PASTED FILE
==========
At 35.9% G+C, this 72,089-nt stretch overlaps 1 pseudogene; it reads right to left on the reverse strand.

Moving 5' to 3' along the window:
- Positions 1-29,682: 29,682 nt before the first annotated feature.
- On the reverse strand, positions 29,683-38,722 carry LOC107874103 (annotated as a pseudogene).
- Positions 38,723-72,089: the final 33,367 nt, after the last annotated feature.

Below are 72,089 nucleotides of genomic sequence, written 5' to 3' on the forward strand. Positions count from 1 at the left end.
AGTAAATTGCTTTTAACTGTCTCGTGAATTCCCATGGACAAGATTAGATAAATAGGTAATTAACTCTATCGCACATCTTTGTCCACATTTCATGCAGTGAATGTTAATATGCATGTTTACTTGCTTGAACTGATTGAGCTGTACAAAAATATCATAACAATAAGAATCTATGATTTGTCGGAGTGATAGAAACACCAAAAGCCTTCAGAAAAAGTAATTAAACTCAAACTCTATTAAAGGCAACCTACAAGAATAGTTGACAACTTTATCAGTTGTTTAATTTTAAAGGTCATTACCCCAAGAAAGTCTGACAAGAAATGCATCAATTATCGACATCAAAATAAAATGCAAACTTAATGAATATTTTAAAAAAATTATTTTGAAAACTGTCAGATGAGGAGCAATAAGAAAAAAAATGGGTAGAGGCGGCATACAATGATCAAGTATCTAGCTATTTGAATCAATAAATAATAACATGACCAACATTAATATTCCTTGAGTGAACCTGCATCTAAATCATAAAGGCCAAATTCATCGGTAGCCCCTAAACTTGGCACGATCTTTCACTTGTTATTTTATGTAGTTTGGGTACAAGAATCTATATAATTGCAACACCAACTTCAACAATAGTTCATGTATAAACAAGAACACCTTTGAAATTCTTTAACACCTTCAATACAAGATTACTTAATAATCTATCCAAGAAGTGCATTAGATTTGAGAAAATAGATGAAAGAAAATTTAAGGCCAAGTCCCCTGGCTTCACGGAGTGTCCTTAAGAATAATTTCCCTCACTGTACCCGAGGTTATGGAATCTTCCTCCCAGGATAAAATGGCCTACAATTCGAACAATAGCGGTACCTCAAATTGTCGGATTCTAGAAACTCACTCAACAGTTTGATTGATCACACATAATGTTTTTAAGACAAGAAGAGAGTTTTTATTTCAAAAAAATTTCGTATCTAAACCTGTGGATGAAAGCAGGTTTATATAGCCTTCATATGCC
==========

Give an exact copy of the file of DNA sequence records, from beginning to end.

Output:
At 35.9% G+C, this 72,089-nt stretch overlaps 1 pseudogene; it reads right to left on the reverse strand.

Moving 5' to 3' along the window:
- Positions 1-29,682: 29,682 nt before the first annotated feature.
- On the reverse strand, positions 29,683-38,722 carry LOC107874103 (annotated as a pseudogene).
- Positions 38,723-72,089: the final 33,367 nt, after the last annotated feature.

Below are 72,089 nucleotides of genomic sequence, written 5' to 3' on the forward strand. Positions count from 1 at the left end.
AGTAAATTGCTTTTAACTGTCTCGTGAATTCCCATGGACAAGATTAGATAAATAGGTAATTAACTCTATCGCACATCTTTGTCCACATTTCATGCAGTGAATGTTAATATGCATGTTTACTTGCTTGAACTGATTGAGCTGTACAAAAATATCATAACAATAAGAATCTATGATTTGTCGGAGTGATAGAAACACCAAAAGCCTTCAGAAAAAGTAATTAAACTCAAACTCTATTAAAGGCAACCTACAAGAATAGTTGACAACTTTATCAGTTGTTTAATTTTAAAGGTCATTACCCCAAGAAAGTCTGACAAGAAATGCATCAATTATCGACATCAAAATAAAATGCAAACTTAATGAATATTTTAAAAAAATTATTTTGAAAACTGTCAGATGAGGAGCAATAAGAAAAAAAATGGGTAGAGGCGGCATACAATGATCAAGTATCTAGCTATTTGAATCAATAAATAATAACATGACCAACATTAATATTCCTTGAGTGAACCTGCATCTAAATCATAAAGGCCAAATTCATCGGTAGCCCCTAAACTTGGCACGATCTTTCACTTGTTATTTTATGTAGTTTGGGTACAAGAATCTATATAATTGCAACACCAACTTCAACAATAGTTCATGTATAAACAAGAACACCTTTGAAATTCTTTAACACCTTCAATACAAGATTACTTAATAATCTATCCAAGAAGTGCATTAGATTTGAGAAAATAGATGAAAGAAAATTTAAGGCCAAGTCCCCTGGCTTCACGGAGTGTCCTTAAGAATAATTTCCCTCACTGTACCCGAGGTTATGGAATCTTCCTCCCAGGATAAAATGGCCTACAATTCGAACAATAGCGGTACCTCAAATTGTCGGATTCTAGAAACTCACTCAACAGTTTGATTGATCACACATAATGTTTTTAAGACAAGAAGAGAGTTTTTATTTCAAAAAAATTTCGTATCTAAACCTGTGGATGAAAGCAGGTTTATATAGCCTTCATATGCC